Interpreting Donnie Darko

Posted by lec** on Wednesday, November 05 2008 @ 18:45:17 GMT        
Donnie Darko 1
Donnie at the beginning of the movie

I've been the owner of a "Donnie Darko" VHS for many years, but only in early 2008 did I suddenly get the urge to watch it. The urge had formed about a year before that, when my father heard me playing a piece on the piano which he associated with the same movie, though it was actually a loose improvisation on what I later identified as "The Legend Comes To Life" a.k.a. Lugia's Theme from Pokemon The Movie 2000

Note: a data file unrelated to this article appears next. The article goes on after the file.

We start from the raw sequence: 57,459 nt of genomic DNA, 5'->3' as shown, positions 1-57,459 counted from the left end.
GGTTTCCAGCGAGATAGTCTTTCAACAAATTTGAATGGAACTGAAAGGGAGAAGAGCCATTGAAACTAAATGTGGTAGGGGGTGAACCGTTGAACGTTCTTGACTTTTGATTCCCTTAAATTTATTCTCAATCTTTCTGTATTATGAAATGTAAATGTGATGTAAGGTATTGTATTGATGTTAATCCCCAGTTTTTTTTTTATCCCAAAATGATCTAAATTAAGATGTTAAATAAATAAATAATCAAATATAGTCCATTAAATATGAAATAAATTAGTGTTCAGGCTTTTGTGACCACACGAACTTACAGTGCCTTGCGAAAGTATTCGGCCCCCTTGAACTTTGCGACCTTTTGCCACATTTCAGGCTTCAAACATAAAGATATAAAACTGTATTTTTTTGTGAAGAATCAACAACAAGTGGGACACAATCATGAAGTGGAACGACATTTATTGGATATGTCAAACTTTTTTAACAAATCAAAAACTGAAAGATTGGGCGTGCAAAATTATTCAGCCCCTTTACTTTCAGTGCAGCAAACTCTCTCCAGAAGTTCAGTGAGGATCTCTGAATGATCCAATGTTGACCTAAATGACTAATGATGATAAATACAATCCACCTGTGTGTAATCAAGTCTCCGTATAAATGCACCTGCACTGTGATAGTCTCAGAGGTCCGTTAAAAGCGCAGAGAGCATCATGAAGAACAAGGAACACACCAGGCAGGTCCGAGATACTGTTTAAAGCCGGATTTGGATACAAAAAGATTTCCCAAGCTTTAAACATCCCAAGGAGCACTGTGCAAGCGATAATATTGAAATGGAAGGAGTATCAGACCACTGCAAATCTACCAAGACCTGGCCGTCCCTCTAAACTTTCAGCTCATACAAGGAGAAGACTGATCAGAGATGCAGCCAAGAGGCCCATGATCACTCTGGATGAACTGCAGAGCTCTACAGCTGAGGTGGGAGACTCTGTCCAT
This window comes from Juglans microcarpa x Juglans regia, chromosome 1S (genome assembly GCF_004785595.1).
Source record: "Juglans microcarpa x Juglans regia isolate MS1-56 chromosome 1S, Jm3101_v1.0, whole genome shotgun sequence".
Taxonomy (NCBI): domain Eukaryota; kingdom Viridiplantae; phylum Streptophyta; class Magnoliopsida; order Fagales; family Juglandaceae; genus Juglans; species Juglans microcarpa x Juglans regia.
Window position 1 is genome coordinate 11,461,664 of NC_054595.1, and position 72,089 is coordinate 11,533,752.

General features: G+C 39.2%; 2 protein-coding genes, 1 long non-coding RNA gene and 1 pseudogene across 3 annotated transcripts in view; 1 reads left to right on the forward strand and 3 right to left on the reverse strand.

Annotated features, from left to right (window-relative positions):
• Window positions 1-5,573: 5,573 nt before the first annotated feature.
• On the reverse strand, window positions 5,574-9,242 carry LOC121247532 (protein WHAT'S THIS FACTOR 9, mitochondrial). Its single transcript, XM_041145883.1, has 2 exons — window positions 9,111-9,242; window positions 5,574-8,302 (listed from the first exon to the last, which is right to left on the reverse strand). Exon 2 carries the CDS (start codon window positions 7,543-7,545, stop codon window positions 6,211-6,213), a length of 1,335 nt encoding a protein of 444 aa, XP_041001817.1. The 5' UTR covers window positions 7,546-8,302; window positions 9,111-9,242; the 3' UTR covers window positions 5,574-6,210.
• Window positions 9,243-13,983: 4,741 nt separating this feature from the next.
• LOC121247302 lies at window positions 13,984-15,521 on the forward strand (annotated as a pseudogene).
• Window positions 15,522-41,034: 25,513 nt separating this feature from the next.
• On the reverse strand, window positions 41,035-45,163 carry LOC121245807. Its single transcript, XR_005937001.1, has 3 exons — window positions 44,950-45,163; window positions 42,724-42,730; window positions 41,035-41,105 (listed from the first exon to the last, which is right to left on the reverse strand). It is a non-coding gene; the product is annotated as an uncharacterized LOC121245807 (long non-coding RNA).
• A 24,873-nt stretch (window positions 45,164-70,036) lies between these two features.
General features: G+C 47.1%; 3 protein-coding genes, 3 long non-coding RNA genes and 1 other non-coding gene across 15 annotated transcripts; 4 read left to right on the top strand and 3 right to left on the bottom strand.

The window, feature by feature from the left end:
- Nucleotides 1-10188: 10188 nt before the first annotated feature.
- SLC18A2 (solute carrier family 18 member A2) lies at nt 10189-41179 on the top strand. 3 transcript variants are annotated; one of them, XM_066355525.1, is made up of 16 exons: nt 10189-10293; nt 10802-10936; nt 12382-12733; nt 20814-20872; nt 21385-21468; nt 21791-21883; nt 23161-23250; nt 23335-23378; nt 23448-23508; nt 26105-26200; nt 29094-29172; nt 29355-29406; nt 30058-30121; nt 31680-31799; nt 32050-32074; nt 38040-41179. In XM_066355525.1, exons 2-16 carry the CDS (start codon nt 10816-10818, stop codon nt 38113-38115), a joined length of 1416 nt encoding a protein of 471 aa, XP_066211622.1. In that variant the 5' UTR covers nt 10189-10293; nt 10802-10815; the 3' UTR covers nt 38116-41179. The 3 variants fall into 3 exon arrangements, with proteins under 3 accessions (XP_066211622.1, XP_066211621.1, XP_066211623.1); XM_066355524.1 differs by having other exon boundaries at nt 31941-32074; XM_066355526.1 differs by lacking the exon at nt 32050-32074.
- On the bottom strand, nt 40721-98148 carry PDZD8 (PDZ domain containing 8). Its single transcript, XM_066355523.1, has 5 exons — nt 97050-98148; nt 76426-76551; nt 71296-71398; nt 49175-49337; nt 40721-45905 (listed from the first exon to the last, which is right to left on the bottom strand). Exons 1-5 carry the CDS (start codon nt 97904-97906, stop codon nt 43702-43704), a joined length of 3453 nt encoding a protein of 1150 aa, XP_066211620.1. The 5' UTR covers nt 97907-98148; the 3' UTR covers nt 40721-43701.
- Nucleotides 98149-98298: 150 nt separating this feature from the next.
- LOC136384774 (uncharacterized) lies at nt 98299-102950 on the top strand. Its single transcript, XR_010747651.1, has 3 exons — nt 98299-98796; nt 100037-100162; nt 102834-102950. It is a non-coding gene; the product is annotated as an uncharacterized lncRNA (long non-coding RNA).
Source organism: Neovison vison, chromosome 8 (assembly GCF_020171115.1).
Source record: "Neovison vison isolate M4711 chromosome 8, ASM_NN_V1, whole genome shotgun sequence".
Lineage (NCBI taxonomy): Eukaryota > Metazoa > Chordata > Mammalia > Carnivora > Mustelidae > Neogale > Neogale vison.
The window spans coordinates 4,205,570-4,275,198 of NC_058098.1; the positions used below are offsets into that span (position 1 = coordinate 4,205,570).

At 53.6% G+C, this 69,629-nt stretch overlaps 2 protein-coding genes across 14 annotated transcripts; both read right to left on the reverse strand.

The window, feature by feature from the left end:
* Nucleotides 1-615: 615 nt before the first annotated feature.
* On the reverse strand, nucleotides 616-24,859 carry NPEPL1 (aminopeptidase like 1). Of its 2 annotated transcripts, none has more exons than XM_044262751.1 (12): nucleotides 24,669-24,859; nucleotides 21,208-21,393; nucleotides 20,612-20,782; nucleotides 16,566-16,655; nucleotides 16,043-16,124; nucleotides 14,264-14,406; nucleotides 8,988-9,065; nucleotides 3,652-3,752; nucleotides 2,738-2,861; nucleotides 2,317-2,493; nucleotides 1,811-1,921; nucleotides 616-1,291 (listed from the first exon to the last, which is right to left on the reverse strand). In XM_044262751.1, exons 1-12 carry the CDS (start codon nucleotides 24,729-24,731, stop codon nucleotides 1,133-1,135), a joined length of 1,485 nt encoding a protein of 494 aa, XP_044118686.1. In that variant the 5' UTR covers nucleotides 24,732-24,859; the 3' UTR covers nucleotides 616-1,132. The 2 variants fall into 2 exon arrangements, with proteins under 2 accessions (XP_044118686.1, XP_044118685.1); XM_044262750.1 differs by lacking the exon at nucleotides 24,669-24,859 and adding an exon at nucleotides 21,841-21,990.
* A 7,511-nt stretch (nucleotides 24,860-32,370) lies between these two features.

(I only vaguely remember seeing the ending part of the animated film, but the theme song apparently clung to my subconscious mind). Anyway, I decided to investigate this mysterious music piece appearing in Donnie Darko, though I never actually got around to it for the next 9 months or so.

I'm not sure what I expected the movie to be (probably something akin to "The Sixth Sense"), but it rapidly became clear that my expectations were not even close. I found the first parts of the movie mysterious and cryptic the first time I watched it, as they don't reveal much about the film, but probably because as viewers everyone expects a resolution to come gradually, I didn't pay any specific attention to the lack of (immediate) seemly coherency.